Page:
Posted on Aug 22, 2011, 6 a.m.
Both aerobic exercise and strength training play a vital role in maintaining brain and cognitive health throughout life.
With extensive studies attesting to the numerous beneficial effects of exercise for the body, researchers have begun to reveal that these positive effects also extend to the brain, influencing cognition. Michelle W. Voss, from the University of Illinois (Illinois, USA), and colleagues report that both aerobic exercise and strength training play a vital role in maintaining brain and cognitive health throughout life. Using the findings from 111 recent studies, the researchers wrote a brief review showcasing the effects of aerobic exercise and strength training on humans ranging in age from children to elderly adults. The review suggests that aerobic exercise is important for getting a head start during childhood on cognitive abilities that are important throughout life. For example, physical inactivity is associated with poorer academic performance and results on standard neuropsychological tests, while exercise programs appear to improve memory, attention, and decision-making. These effects also extend to young and elderly adults, with solid evidence for aerobic training benefiting executive functions, including multi-tasking, planning, and inhibition, and increasing the volume of brain structures important for memory. Although few studies have evaluated the effects of strength training on brain health in children, studies in older adults suggest that high-intensity and high-load training can improve memory. Further, the team relates their findings to those in lab animals, such as rats and mice, which provide a window on the pathways through which exercise may enhance brain function. Animal studies, primarily models that test the influence of aerobic exercise, suggest a variety of mechanisms responsible for these effects. For example, exercise appears to change brain structure, prompting the growth of new nerve cells and blood vessels. It also increases the production of neurochemicals, such as brain derived neurotrophic factor (BDNF) and insulin growth factor-1 (IGF-1), that promote growth, differentiation, survival, and repair of brain cells.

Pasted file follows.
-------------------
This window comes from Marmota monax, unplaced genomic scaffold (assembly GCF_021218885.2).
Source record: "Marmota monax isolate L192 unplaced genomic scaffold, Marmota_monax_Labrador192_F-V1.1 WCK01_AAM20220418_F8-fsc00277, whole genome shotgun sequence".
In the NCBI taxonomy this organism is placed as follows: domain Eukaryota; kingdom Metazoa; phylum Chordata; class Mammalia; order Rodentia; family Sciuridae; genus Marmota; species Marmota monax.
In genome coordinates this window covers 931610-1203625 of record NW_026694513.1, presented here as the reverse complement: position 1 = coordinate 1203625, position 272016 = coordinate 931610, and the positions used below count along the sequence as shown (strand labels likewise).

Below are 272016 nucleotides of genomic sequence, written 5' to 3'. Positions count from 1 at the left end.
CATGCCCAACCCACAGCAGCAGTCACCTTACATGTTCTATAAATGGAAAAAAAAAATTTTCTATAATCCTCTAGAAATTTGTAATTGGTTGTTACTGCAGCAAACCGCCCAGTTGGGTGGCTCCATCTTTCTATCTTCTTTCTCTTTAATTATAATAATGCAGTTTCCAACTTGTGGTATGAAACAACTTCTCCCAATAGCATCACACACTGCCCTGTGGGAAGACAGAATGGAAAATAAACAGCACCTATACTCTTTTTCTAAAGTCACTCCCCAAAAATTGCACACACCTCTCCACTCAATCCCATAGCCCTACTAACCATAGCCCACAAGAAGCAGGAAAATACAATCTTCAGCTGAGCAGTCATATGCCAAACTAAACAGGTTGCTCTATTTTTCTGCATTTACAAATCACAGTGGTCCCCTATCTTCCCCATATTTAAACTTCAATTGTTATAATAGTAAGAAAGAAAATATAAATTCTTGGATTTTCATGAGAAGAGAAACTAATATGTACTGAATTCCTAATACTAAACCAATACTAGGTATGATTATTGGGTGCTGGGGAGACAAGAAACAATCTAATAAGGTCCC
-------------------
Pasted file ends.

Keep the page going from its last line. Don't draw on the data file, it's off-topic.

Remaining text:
Michelle W. Voss, Lindsay S. Nagamatsu, Teresa Liu-Ambrose, Arthur F. Kramer. “Exercise, Brain, and Cognition Across the Lifespan.” J Appl Physiol., April 28, 2011.